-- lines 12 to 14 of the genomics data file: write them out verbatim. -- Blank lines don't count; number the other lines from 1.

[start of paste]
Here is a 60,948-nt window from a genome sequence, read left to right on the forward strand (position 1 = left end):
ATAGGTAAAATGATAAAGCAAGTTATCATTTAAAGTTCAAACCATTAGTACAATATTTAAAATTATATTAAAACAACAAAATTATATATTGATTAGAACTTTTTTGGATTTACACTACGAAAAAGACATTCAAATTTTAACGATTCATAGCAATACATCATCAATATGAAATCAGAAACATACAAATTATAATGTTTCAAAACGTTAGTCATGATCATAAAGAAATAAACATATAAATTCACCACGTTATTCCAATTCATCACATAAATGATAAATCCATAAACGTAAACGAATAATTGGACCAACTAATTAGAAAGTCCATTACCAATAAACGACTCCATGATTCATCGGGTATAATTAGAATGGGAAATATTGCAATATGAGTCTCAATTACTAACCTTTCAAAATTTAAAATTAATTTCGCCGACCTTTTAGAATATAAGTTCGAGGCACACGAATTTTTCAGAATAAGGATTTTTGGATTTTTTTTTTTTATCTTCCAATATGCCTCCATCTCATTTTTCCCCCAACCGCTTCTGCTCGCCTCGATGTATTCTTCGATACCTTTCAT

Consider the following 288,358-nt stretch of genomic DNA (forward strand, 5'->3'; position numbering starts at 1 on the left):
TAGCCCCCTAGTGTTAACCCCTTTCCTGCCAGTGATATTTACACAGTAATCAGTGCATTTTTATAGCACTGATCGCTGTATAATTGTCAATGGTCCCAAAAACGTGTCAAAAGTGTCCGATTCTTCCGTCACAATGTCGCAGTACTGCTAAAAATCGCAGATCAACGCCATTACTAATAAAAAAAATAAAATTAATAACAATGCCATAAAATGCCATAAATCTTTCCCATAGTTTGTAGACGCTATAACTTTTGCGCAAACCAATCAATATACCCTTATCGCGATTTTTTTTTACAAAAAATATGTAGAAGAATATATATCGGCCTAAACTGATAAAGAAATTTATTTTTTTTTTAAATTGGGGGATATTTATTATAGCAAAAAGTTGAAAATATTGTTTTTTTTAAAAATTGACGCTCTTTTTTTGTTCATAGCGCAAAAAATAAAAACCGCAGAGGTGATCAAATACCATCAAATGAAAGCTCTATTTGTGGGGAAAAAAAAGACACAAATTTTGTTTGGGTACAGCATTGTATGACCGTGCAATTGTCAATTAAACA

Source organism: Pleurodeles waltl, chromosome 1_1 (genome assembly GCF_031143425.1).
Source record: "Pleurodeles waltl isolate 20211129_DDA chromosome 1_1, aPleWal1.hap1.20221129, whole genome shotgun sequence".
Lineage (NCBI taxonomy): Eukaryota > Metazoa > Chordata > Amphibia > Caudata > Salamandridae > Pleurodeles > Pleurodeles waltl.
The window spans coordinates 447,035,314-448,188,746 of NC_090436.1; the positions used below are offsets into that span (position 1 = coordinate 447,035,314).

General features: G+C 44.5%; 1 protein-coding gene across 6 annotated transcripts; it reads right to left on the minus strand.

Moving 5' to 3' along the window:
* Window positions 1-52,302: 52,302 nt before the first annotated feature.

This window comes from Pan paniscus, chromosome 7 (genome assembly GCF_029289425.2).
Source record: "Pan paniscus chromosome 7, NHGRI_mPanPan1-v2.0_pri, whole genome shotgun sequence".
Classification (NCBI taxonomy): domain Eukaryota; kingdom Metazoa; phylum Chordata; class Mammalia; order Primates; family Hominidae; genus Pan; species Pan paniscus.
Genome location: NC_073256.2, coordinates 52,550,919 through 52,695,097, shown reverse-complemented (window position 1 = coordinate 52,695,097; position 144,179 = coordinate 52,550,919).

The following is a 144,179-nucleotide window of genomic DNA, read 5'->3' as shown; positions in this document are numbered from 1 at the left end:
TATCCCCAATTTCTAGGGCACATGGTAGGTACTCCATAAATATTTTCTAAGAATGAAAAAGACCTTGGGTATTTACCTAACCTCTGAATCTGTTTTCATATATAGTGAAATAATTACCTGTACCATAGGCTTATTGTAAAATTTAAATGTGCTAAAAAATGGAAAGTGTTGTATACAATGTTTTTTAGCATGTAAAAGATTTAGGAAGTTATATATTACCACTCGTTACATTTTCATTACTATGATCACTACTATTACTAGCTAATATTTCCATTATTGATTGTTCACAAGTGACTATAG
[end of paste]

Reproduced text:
This window comes from Pan paniscus, chromosome 7 (genome assembly GCF_029289425.2).
Source record: "Pan paniscus chromosome 7, NHGRI_mPanPan1-v2.0_pri, whole genome shotgun sequence".
Classification (NCBI taxonomy): domain Eukaryota; kingdom Metazoa; phylum Chordata; class Mammalia; order Primates; family Hominidae; genus Pan; species Pan paniscus.